Video Abstract

Video Abstract

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OBJECTIVES

Examine childhood obesity incidence across recent cohorts.

METHODS

We examined obesity incidence and prevalence across 2 cohorts of children in the United States 12 years apart using the Early Childhood Longitudinal Studies, parallel data sets following the kindergarten cohorts of 1998 and 2010 with direct anthropometric measurements at multiple time points through fifth grade in 2004 and 2016, respectively. We investigated annualized incidence rate and cumulative incidence proportion of obesity (BMI z-score ≥95th percentile based on Centers for Disease Control and Prevention weight-for-age z-scores).

RESULTS

Among children who did not have obesity at kindergarten entry, there was a 4.5% relative increase in cumulative incidence of new obesity cases by end of fifth grade across cohorts (15.5% [14.1%–16.9%] vs 16.2% [15.0%–17.3%]), though annual incidence did not change substantially. The risk of incident obesity for children who had normal BMI at kindergarten entry stayed the same, but the risk of incident obesity among overweight kindergartners increased slightly. Social disparities in obesity incidence expanded: incidence of new cases during primary school among non-Hispanic Black children increased by 29% (95% confidence interval, 25%–34%), whereas risk for other race–ethnic groups plateaued or decreased. Children from the most socioeconomically disadvantaged households experienced 15% higher cumulative incidence across primary school in 2010 than 1998.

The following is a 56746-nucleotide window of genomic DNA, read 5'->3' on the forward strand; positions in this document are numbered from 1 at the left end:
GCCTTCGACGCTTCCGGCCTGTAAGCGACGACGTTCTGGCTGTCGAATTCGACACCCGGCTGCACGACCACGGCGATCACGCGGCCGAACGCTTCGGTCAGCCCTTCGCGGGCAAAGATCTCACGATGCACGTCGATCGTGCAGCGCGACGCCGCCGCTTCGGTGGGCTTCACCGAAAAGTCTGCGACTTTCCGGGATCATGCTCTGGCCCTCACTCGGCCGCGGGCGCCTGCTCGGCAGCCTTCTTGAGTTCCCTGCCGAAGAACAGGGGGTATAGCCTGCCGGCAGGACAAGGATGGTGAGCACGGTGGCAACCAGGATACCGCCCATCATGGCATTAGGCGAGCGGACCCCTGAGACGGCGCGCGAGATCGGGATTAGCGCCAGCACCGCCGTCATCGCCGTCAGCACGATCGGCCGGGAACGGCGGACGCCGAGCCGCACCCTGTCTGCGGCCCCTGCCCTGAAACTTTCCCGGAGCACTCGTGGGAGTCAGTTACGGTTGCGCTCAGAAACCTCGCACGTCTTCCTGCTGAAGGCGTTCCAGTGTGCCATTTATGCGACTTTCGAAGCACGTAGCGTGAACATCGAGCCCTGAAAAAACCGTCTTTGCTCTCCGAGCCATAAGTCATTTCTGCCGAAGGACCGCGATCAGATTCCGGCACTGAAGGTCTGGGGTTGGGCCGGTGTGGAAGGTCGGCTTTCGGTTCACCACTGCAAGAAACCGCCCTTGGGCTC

CONCLUSIONS

Incidence of childhood obesity was higher, occurred at younger ages, and was more severe than 12 years previous; thus, more youths may now be at risk for health consequences associated with early onset of obesity.

What’s Known on the Subject:

The prevalence of childhood obesity in the United States is high, and obesity in early life is linked with long-term poor physical and mental health.

What This Study Adds:

The age-specific incidence of childhood obesity during primary school has grown higher during the 2000s compared with a decade earlier, is occurring at younger ages, and is reaching more severe levels, indicating the need for more comprehensive programs.

Obesity in early life remains a leading public health challenge because it is linked with long-term poor physical and mental health.15  The prevalence of childhood obesity in the United States is among the highest in the world.6,7  Although some data suggested that increases in the prevalence of obesity among primary school children had stalled in the early 2000s,8  recent studies report that the prevalence of obesity among children and adolescents has continued to increase.9